In the US, things get separated out into giant apartment complexes where everyone rents, and single family home districts, where people lose their shit at the mere whiff of a duplex being built.
There are plenty of condo buildings that are owner owned and also rented out! It's just that the USA has plenty of buildings designed for rentals, which is more about the American market than zoning (residential is residential).
> It's just that the USA has plenty of buildings designed for rentals, which is more about the American market than zoning (residential is residential).
How things are done in the US tends to favor larger developers who can come along and make a bunch of apartments in an area where that has been approved (which tends to be a fairly small portion of the city), rather than a more incremental development style where things slowly transition building by building. This is in large part because of zoning laws that make it difficult to get apartments in many places, so having the means to face the legal challenges is only something those with deeper pockets can handle, rather than a smaller developer who may only wish to develop a few buildings.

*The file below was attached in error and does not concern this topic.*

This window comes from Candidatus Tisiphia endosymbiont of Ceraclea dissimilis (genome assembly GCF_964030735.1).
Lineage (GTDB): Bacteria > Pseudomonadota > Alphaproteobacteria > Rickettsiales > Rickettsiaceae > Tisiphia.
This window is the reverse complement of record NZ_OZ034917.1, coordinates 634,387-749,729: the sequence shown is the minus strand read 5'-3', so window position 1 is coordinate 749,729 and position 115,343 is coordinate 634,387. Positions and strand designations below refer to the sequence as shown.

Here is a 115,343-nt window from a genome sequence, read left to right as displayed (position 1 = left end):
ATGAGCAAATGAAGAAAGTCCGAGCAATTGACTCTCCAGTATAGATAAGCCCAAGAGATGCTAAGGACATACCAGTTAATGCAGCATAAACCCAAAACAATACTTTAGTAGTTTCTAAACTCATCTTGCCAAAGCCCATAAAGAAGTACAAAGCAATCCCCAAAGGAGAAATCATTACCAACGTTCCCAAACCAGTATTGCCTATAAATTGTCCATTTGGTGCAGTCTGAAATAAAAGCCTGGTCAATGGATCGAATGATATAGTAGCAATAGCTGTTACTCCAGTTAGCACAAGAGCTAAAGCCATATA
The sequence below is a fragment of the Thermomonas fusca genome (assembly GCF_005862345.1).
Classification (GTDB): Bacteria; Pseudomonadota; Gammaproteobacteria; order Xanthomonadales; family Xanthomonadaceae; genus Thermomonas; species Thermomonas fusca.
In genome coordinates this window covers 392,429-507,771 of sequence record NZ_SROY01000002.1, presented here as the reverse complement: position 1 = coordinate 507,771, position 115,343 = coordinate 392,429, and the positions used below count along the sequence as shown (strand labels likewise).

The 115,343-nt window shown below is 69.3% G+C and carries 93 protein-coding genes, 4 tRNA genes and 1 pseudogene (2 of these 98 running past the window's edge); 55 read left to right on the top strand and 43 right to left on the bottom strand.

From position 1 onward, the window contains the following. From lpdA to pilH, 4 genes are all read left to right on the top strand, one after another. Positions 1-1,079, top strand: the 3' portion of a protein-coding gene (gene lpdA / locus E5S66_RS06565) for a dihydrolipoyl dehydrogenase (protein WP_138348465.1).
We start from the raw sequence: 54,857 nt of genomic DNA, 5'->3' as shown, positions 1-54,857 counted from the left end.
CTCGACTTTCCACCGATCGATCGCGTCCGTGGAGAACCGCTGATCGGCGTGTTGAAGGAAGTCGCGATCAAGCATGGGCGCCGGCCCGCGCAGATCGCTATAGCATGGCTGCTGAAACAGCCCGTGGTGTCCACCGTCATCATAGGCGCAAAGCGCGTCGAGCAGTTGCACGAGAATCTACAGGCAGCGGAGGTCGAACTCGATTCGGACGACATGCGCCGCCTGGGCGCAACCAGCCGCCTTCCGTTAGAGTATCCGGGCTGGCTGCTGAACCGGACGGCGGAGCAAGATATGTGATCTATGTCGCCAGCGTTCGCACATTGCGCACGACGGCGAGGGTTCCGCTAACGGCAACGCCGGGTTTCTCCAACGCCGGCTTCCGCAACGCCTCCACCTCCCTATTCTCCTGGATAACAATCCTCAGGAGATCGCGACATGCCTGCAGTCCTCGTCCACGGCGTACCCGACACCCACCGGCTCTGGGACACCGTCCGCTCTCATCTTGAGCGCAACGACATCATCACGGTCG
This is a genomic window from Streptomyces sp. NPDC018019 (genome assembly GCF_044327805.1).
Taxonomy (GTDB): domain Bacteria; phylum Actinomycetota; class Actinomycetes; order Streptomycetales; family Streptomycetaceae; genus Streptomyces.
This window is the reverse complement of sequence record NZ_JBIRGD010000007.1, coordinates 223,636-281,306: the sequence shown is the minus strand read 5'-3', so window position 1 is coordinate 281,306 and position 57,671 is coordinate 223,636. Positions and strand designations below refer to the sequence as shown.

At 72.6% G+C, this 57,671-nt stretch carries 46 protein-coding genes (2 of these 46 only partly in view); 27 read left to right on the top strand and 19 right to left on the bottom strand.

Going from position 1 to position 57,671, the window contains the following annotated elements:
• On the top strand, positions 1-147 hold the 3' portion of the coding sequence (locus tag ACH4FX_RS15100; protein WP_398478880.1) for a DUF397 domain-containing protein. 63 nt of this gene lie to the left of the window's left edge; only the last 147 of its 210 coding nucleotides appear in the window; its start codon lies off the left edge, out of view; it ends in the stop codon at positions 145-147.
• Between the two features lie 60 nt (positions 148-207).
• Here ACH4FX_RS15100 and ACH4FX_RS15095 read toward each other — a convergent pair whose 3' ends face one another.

The US is not alone in large developers doing large projects. There is nothing else in china, though almost all (if not all) projects are unit for sale (that can and are rented out by the buyer).
Individual units aren't really that common in Europe either, especially in cities (I lived in Lausanne for 2 years also). At best you might have (what the USA calls) duplexes in all but the ritziest of areas. Most of the buildings were fairly large multi unit housing that must have been done by a largish developer at some point; then it is only a matter to deal with the gerrance to do the rental.....
The US is weird in its fixation on detached housing, for sure.
Is it really so weird not to want to hear your neighbors' every amorous evening? Or worry that your kids are bothering them when they run around, or that your work schedule will interfere with the sleep schedule of your neighbors (or vice versa)?
Economics is about the infinite wants of people colliding with limited resources. Given the option, some people would live in a cruddy apartment to be 'close to the action' in a place like San Francisco or New York.
The US is "more planned" in the sense that zoning laws are more strict. More lenient policies in many countries in Europe have more thought put into them, but end up being less strict because that's the way to build nicer cities the way people want them.